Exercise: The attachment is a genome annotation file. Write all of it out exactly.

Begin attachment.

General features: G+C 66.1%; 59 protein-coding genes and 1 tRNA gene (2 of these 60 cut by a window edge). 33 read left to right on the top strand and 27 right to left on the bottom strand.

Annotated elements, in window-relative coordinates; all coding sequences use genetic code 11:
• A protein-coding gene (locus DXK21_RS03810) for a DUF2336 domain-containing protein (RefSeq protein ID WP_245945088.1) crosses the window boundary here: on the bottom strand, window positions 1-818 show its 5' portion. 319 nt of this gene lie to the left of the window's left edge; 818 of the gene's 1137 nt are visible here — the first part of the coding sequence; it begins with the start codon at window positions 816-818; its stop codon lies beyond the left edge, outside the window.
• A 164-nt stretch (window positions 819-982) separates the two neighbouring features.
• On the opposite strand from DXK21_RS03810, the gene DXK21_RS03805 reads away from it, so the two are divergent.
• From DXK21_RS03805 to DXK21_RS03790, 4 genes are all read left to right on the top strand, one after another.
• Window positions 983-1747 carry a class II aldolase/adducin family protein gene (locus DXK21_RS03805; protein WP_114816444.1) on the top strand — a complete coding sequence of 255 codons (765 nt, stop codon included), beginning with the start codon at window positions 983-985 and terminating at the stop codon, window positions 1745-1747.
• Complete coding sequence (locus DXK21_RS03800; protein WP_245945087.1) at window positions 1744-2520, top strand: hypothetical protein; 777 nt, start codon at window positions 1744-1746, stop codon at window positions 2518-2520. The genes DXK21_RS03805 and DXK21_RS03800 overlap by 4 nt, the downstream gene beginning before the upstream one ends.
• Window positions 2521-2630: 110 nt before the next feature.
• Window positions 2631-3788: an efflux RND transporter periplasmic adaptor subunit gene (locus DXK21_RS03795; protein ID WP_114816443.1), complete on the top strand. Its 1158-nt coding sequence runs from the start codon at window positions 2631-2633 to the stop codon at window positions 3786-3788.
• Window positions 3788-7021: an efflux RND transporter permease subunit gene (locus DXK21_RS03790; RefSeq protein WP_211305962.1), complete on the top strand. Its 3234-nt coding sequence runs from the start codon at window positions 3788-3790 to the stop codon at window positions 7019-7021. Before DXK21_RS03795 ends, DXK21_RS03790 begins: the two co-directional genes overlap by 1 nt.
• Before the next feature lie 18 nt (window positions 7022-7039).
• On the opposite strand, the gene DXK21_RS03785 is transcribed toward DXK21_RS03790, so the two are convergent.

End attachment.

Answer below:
General features: G+C 66.1%; 59 protein-coding genes and 1 tRNA gene (2 of these 60 cut by a window edge). 33 read left to right on the top strand and 27 right to left on the bottom strand.

Annotated elements, in window-relative coordinates; all coding sequences use genetic code 11:
• A protein-coding gene (locus DXK21_RS03810) for a DUF2336 domain-containing protein (RefSeq protein ID WP_245945088.1) crosses the window boundary here: on the bottom strand, window positions 1-818 show its 5' portion. 319 nt of this gene lie to the left of the window's left edge; 818 of the gene's 1137 nt are visible here — the first part of the coding sequence; it begins with the start codon at window positions 816-818; its stop codon lies beyond the left edge, outside the window.
• A 164-nt stretch (window positions 819-982) separates the two neighbouring features.
• On the opposite strand from DXK21_RS03810, the gene DXK21_RS03805 reads away from it, so the two are divergent.
• From DXK21_RS03805 to DXK21_RS03790, 4 genes are all read left to right on the top strand, one after another.
• Window positions 983-1747 carry a class II aldolase/adducin family protein gene (locus DXK21_RS03805; protein WP_114816444.1) on the top strand — a complete coding sequence of 255 codons (765 nt, stop codon included), beginning with the start codon at window positions 983-985 and terminating at the stop codon, window positions 1745-1747.
• Complete coding sequence (locus DXK21_RS03800; protein WP_245945087.1) at window positions 1744-2520, top strand: hypothetical protein; 777 nt, start codon at window positions 1744-1746, stop codon at window positions 2518-2520. The genes DXK21_RS03805 and DXK21_RS03800 overlap by 4 nt, the downstream gene beginning before the upstream one ends.
• Window positions 2521-2630: 110 nt before the next feature.
• Window positions 2631-3788: an efflux RND transporter periplasmic adaptor subunit gene (locus DXK21_RS03795; protein ID WP_114816443.1), complete on the top strand. Its 1158-nt coding sequence runs from the start codon at window positions 2631-2633 to the stop codon at window positions 3786-3788.
• Window positions 3788-7021: an efflux RND transporter permease subunit gene (locus DXK21_RS03790; RefSeq protein WP_211305962.1), complete on the top strand. Its 3234-nt coding sequence runs from the start codon at window positions 3788-3790 to the stop codon at window positions 7019-7021. Before DXK21_RS03795 ends, DXK21_RS03790 begins: the two co-directional genes overlap by 1 nt.
• Before the next feature lie 18 nt (window positions 7022-7039).
• On the opposite strand, the gene DXK21_RS03785 is transcribed toward DXK21_RS03790, so the two are convergent.